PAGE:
Caption: Players celebrate one of the 12 Canadian Goals. Source: Hockey Canada/Twitter

28 goals were scored across the opening day of the women's ice hockey tournament at the 2022 Winter Olympics, creating a lot of exciting action.

A highly anticipated opening day of women’s ice hockey did not disappoint with 28 goals being scored across the opening round action at the 2022 Winter Olympics.

Pre-tournament favourites Canada easily disposed of Switzerland 12-1, while host nation China lost to Czech Republic 3-1. Japan secured a tough fought victory over Sweden, also a 3-1 scoreline, while the other pre-tournament favourites USA took on Finland with that game ending in a 5-2 victory for the Americans.

What was incredibly surprising about the day’s play was not just the amount of goals, but that they were coming from everywhere around the attacking zone for each team. What this meant was that it kept teams guessing and having to stay on their game and led to some amazing matches to watch.

Creative Canadians crush Switzerland

With three goals in the first period of play, five goals in the second, and four goals in the third period, Canada put out a complete 60-minute performance as they crushed Switzerland, who only managed to score one goal, which came on a 5 on 3 play from a very awkward shot, bouncing 5-hole through the legs and off the skate-off Ann-Renee Desbiens.

Despite the talent disparity between the two sides, Canada had to work very hard for every single one of their 12 goals, scoring from the left circle, the slot, in and around the blue paint, and even from below the goal line.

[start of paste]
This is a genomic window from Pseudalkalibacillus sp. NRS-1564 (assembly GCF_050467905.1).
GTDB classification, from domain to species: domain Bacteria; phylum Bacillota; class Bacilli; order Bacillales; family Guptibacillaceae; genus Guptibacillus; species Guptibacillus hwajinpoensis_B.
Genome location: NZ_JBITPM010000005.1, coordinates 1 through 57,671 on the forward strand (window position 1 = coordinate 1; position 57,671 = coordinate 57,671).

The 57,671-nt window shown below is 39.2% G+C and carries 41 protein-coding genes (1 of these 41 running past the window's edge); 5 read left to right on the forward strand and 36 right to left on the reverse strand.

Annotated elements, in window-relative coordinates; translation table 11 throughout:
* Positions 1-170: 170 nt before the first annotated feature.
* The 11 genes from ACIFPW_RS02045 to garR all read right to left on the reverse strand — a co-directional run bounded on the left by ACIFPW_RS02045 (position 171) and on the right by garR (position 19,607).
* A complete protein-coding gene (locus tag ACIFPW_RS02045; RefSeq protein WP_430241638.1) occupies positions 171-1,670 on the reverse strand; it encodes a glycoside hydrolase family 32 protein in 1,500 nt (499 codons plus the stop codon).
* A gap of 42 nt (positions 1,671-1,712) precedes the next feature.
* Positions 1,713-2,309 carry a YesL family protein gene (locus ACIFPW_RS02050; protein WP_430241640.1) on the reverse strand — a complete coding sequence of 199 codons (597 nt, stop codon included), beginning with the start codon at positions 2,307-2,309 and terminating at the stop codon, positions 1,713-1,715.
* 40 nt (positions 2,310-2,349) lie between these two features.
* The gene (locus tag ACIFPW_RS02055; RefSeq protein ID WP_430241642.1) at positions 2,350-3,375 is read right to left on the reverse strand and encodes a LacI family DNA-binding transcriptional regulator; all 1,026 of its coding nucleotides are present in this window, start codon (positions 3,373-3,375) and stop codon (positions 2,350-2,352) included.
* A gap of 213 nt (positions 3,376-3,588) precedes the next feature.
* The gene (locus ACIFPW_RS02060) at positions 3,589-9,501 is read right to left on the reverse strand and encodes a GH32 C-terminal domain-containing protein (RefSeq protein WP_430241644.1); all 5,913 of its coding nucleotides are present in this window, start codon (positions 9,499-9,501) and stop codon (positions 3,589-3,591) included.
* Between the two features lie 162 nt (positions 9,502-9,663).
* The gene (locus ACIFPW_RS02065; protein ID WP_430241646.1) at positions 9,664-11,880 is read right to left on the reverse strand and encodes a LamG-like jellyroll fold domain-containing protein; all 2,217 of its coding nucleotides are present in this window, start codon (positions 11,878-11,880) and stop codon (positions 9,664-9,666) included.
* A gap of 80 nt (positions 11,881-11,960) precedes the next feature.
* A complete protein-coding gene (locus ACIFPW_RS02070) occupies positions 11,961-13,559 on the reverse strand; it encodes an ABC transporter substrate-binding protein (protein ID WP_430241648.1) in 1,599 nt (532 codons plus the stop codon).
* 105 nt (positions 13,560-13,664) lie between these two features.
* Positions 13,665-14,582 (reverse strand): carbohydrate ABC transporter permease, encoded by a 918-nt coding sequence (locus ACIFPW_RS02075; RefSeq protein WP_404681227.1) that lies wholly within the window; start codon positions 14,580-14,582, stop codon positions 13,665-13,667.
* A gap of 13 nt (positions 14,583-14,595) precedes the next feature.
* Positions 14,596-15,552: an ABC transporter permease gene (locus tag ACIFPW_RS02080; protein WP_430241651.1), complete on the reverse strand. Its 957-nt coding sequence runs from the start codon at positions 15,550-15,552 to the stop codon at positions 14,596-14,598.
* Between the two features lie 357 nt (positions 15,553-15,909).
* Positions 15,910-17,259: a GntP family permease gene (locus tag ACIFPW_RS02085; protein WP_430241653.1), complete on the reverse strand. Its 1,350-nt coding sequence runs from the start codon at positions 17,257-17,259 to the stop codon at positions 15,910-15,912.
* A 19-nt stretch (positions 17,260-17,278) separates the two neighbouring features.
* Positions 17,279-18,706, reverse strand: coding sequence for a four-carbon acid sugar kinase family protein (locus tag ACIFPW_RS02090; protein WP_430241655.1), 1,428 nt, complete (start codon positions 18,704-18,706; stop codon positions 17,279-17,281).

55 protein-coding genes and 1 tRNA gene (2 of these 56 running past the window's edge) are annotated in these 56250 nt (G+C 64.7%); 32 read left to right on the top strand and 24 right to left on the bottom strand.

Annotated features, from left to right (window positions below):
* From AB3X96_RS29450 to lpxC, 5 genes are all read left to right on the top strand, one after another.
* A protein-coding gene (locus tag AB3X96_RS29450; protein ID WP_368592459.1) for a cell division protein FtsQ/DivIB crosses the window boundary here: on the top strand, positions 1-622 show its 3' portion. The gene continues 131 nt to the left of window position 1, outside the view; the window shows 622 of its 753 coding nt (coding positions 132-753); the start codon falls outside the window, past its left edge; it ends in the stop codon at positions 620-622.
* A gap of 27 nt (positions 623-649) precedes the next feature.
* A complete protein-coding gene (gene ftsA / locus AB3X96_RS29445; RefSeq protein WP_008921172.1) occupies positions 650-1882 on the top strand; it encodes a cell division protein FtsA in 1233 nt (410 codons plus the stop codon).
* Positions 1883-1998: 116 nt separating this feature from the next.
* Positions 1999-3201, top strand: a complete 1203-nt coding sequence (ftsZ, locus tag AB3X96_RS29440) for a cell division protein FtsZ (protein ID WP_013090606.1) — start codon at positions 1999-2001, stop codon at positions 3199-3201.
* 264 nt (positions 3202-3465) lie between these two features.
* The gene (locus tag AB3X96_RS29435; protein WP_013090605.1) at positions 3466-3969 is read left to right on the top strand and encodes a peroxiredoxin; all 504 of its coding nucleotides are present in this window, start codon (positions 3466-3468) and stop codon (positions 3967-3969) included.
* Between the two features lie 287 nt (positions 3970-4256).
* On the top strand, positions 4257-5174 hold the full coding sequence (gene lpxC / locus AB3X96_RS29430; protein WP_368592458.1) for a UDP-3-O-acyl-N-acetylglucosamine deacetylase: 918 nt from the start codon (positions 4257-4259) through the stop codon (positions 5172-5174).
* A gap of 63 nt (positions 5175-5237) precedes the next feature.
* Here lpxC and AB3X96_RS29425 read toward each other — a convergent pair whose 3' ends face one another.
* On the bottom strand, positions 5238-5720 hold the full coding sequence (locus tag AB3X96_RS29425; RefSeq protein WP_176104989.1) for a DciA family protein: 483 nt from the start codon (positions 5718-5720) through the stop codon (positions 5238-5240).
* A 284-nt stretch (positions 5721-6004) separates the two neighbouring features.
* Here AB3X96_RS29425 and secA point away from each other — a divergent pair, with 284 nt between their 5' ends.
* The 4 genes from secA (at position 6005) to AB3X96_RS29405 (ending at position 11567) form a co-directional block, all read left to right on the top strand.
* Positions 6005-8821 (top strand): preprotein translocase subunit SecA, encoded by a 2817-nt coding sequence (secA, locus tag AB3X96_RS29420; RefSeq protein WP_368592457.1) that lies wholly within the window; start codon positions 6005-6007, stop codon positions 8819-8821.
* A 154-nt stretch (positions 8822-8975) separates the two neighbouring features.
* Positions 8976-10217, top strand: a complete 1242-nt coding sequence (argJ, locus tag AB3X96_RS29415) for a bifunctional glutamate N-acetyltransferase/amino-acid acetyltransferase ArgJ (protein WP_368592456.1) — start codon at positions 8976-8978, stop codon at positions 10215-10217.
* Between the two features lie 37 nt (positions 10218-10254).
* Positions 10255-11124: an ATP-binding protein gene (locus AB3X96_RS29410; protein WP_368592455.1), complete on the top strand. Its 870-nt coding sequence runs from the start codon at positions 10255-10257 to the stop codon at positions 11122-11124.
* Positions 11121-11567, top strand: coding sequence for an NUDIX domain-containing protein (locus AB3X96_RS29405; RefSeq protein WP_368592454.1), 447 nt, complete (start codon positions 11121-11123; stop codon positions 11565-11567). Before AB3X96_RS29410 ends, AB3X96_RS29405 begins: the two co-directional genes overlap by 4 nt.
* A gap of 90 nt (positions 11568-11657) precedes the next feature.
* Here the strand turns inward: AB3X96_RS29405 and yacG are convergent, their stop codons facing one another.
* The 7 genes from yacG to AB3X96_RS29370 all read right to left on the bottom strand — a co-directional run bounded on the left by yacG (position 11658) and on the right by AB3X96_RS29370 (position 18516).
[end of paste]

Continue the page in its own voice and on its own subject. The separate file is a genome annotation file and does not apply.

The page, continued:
All goals scored in the Canada v Switzerland game. Black = Canada, Yellow = Canada Power Play Goal, Aqua = Switzerland 5 on 3 goal

Despite nine of the twelve goals coming from in and around the blue paint for Canada, these were not easy goals by any stretch. Switzerland made Canada work very hard at every attempt, playing some very solid and tough defence, and managing to keep the Canadians scoreless for significant lengths of time throughout the game.

What allowed Canada to be so dominant and score with regularity was the creativity they implemented through a strong net-front presence, creating overlapping runs around the net to get players those shots from in and around the blue paint. 

The goal from below the goal line came almost immediately off the restart from the fourth goal and Switzerland was not quite set up for it. When a dump and chase play resulted in Canada getting the puck back, all it took was a shot at the skates from Laura Stacey to the Swiss goalie, Andrea Braendli, who was not set-up and left the 5-hole open resulting in Canada’s fifth.


These were all complimented by two amazing shots, one from the slot and one from the left face-off dot that most goalies would have had trouble stopping.

Czech Republic down host nation China

The Czech Republic, making their debut in the women’s ice hockey at the Olympics, got on the board first midway through the first period, after a pass from the top of the slot near the blue line was redirected in the middle of the slot and put on goal by Tereza Radova.